• It's not a park ... it's a path.

    Tramway Linear Park is not a park. It is a pathway used by dogwalkers, families going to the playground near Granville, and cyclists.

  • The city calls it consider it to be a true shared pathway because it is not wide enough, and therefore does not have the yellow line down the middle. I will point out that some dogwalkers use the area between Bassett and Byron as a dog park, even though there are signs indicating that dogs must be leashed.
  • This area already has a lot of green space: 11 hectares at Hampton Park and the greenspace along the Ottawa River Pathway (owned by the NCC) and Westboro Beach (run by the city).
  • I do not support a levy to purchase land back from a developer. The city had its opportunity to buy the land and decided it couldn’t afford to bid at the time of the sale. Nothing has changed, except NIMBYism and BANANAism have arrived in Hampton Park, Wellington West and Westboro.
  • People tend to walk to local parks, if they use them at all. Parks tend to be frequented either by families or dog walkers. A park in that location will only be used by those in the immediate vicinity (i.e. the occupants of the new development) and benefit those living close by who are opposed to an entrance on Byron.  As a result, if the ward buys the land, the developer will be able to sell the units as being close to a park.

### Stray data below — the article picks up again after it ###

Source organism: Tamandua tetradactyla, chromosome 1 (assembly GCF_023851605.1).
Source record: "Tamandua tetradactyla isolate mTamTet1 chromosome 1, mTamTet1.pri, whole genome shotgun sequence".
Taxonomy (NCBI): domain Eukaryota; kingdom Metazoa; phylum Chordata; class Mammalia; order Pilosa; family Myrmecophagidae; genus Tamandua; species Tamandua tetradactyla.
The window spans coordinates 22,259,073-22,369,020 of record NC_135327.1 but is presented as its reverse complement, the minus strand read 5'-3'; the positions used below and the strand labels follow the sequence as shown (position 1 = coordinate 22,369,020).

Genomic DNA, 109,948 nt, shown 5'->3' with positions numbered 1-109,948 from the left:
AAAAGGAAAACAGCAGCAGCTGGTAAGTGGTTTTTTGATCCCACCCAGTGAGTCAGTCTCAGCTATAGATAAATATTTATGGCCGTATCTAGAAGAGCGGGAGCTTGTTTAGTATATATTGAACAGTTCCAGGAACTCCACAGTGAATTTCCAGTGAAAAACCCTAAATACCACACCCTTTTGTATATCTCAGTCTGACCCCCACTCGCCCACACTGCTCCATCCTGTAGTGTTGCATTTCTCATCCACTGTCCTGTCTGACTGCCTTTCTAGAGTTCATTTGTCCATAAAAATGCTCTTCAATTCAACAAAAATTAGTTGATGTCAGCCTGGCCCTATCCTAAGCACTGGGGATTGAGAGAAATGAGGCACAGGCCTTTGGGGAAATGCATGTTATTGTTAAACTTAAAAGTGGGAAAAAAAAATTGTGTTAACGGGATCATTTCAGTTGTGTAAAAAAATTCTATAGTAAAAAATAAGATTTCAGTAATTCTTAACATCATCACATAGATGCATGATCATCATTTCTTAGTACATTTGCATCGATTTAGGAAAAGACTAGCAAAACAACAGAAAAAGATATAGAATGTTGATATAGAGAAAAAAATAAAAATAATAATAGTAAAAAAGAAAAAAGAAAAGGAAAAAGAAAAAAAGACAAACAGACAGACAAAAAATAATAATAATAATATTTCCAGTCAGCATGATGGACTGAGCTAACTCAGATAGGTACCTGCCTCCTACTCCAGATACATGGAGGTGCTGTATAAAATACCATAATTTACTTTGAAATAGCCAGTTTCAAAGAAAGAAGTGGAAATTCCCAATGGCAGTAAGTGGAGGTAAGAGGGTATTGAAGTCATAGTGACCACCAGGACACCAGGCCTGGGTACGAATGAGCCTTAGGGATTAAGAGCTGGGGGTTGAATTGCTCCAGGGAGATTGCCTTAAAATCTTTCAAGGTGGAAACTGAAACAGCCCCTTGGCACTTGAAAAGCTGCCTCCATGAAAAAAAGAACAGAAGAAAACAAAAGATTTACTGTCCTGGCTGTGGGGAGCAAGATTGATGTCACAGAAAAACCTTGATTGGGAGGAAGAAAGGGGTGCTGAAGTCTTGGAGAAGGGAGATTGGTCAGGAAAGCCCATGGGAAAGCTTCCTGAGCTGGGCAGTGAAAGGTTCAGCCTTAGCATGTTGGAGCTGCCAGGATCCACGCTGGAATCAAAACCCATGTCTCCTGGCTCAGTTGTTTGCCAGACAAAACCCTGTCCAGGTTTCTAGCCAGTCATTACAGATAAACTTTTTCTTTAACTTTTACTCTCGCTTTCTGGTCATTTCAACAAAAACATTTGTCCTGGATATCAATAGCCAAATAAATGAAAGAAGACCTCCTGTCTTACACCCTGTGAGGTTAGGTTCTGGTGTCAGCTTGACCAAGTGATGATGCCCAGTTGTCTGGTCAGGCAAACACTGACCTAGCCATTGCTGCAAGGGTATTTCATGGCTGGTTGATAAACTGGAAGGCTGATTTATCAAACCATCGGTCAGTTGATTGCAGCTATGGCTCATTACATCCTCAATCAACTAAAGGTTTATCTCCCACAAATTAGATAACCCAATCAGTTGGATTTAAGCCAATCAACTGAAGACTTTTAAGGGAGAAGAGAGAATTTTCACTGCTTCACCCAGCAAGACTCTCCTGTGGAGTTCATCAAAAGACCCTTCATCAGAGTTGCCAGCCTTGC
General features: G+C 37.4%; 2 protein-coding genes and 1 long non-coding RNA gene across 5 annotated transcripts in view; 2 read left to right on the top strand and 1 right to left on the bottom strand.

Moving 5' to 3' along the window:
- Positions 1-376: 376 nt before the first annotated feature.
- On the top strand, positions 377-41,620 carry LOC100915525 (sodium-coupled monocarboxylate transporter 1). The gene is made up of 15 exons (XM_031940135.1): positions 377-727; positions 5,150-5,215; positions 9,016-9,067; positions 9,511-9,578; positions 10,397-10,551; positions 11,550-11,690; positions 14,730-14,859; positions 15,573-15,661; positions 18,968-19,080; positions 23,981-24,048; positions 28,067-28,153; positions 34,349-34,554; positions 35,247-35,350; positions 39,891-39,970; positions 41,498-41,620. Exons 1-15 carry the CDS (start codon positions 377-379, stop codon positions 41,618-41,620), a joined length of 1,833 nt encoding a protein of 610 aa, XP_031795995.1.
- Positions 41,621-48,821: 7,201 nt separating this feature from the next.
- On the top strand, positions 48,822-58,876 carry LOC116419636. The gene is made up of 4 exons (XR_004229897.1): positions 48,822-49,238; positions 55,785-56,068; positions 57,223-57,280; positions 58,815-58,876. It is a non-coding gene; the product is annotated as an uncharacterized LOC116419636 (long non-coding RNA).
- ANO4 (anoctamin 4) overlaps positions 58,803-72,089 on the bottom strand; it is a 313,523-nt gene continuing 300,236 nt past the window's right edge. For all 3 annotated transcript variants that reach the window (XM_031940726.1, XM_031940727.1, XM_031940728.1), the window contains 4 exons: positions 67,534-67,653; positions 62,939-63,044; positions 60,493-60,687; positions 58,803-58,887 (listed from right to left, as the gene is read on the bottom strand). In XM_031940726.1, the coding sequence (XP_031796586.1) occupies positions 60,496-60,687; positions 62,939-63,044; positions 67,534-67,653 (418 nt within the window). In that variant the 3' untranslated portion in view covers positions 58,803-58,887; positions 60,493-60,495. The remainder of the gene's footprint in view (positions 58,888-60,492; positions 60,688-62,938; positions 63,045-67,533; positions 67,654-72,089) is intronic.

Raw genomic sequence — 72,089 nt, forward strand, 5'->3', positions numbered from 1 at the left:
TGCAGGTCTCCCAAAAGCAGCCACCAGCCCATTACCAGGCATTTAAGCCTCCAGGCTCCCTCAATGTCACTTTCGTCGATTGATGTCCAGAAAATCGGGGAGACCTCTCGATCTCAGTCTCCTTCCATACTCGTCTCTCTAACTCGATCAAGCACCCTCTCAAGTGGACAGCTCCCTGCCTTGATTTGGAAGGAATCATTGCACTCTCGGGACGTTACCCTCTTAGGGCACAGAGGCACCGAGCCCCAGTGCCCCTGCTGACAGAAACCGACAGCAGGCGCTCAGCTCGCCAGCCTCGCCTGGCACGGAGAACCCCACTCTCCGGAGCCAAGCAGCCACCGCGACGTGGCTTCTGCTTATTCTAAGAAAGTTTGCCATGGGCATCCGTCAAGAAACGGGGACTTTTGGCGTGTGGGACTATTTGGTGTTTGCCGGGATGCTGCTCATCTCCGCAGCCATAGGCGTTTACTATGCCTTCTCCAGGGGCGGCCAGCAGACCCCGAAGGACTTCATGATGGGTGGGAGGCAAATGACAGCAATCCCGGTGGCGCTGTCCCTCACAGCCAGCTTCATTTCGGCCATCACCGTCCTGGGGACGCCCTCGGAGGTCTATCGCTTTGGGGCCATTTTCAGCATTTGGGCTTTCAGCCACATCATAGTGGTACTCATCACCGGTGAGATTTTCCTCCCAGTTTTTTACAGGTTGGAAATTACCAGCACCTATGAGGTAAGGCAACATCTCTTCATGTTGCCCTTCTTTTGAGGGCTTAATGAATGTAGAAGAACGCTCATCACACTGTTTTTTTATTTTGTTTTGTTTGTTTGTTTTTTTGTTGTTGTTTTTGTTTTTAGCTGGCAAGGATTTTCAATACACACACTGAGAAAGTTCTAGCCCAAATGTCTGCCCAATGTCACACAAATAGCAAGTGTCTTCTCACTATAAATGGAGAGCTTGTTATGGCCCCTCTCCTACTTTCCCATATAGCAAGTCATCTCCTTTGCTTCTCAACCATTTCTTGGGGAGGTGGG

• I recognize that Ashcroft doesn’t have the greatest reputation as a builder. However, when they hear constructive suggestions on how to improve a development they will listen. When all they hear is “we don’t want it” and “it’s too tall” and “it’s ugly” they stop listening, just as most people will do when listening to constant criticism instead of constructive feedback. Ashcroft did change the look of 101 Richmond based on the only constructive comments during one meeting at St. George’s church.